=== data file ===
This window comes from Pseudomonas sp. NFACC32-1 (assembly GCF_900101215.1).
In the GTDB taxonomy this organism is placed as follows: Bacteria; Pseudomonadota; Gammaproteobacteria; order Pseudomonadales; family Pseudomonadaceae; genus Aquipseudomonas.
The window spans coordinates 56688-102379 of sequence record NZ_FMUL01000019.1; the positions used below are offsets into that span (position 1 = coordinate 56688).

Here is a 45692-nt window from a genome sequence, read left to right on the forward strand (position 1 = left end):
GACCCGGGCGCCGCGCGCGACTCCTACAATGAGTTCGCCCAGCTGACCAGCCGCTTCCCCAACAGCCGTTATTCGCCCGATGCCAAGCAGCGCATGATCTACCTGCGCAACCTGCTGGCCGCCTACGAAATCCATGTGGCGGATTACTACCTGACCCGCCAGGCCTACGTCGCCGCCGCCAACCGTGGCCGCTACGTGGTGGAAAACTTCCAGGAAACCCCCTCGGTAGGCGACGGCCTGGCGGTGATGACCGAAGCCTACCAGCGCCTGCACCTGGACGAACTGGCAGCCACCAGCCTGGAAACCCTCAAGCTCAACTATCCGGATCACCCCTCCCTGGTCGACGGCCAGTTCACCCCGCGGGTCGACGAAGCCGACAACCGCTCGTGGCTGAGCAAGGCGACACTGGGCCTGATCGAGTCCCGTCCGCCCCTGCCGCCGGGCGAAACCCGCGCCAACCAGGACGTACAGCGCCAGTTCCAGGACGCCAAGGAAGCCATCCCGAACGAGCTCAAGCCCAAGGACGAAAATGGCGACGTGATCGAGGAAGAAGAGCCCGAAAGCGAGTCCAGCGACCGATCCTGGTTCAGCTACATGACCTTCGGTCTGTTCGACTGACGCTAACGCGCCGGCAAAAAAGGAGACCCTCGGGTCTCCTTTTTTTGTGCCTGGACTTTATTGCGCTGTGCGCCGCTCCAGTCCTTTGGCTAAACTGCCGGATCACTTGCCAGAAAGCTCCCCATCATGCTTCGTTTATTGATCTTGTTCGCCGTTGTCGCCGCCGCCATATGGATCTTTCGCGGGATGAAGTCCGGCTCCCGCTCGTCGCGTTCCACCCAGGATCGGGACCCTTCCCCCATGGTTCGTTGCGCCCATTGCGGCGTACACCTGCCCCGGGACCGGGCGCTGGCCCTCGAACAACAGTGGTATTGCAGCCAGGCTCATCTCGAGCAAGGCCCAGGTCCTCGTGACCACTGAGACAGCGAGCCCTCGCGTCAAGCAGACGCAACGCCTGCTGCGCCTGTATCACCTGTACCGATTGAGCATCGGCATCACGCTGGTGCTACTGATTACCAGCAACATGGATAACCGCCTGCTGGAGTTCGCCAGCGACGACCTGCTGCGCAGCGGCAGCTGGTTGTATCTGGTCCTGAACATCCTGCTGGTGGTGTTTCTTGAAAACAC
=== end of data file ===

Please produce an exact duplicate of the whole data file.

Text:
This window comes from Pseudomonas sp. NFACC32-1 (assembly GCF_900101215.1).
In the GTDB taxonomy this organism is placed as follows: Bacteria; Pseudomonadota; Gammaproteobacteria; order Pseudomonadales; family Pseudomonadaceae; genus Aquipseudomonas.
The window spans coordinates 56688-102379 of sequence record NZ_FMUL01000019.1; the positions used below are offsets into that span (position 1 = coordinate 56688).

Here is a 45692-nt window from a genome sequence, read left to right on the forward strand (position 1 = left end):
GACCCGGGCGCCGCGCGCGACTCCTACAATGAGTTCGCCCAGCTGACCAGCCGCTTCCCCAACAGCCGTTATTCGCCCGATGCCAAGCAGCGCATGATCTACCTGCGCAACCTGCTGGCCGCCTACGAAATCCATGTGGCGGATTACTACCTGACCCGCCAGGCCTACGTCGCCGCCGCCAACCGTGGCCGCTACGTGGTGGAAAACTTCCAGGAAACCCCCTCGGTAGGCGACGGCCTGGCGGTGATGACCGAAGCCTACCAGCGCCTGCACCTGGACGAACTGGCAGCCACCAGCCTGGAAACCCTCAAGCTCAACTATCCGGATCACCCCTCCCTGGTCGACGGCCAGTTCACCCCGCGGGTCGACGAAGCCGACAACCGCTCGTGGCTGAGCAAGGCGACACTGGGCCTGATCGAGTCCCGTCCGCCCCTGCCGCCGGGCGAAACCCGCGCCAACCAGGACGTACAGCGCCAGTTCCAGGACGCCAAGGAAGCCATCCCGAACGAGCTCAAGCCCAAGGACGAAAATGGCGACGTGATCGAGGAAGAAGAGCCCGAAAGCGAGTCCAGCGACCGATCCTGGTTCAGCTACATGACCTTCGGTCTGTTCGACTGACGCTAACGCGCCGGCAAAAAAGGAGACCCTCGGGTCTCCTTTTTTTGTGCCTGGACTTTATTGCGCTGTGCGCCGCTCCAGTCCTTTGGCTAAACTGCCGGATCACTTGCCAGAAAGCTCCCCATCATGCTTCGTTTATTGATCTTGTTCGCCGTTGTCGCCGCCGCCATATGGATCTTTCGCGGGATGAAGTCCGGCTCCCGCTCGTCGCGTTCCACCCAGGATCGGGACCCTTCCCCCATGGTTCGTTGCGCCCATTGCGGCGTACACCTGCCCCGGGACCGGGCGCTGGCCCTCGAACAACAGTGGTATTGCAGCCAGGCTCATCTCGAGCAAGGCCCAGGTCCTCGTGACCACTGAGACAGCGAGCCCTCGCGTCAAGCAGACGCAACGCCTGCTGCGCCTGTATCACCTGTACCGATTGAGCATCGGCATCACGCTGGTGCTACTGATTACCAGCAACATGGATAACCGCCTGCTGGAGTTCGCCAGCGACGACCTGCTGCGCAGCGGCAGCTGGTTGTATCTGGTCCTGAACATCCTGCTGGTGGTGTTTCTTGAAAACAC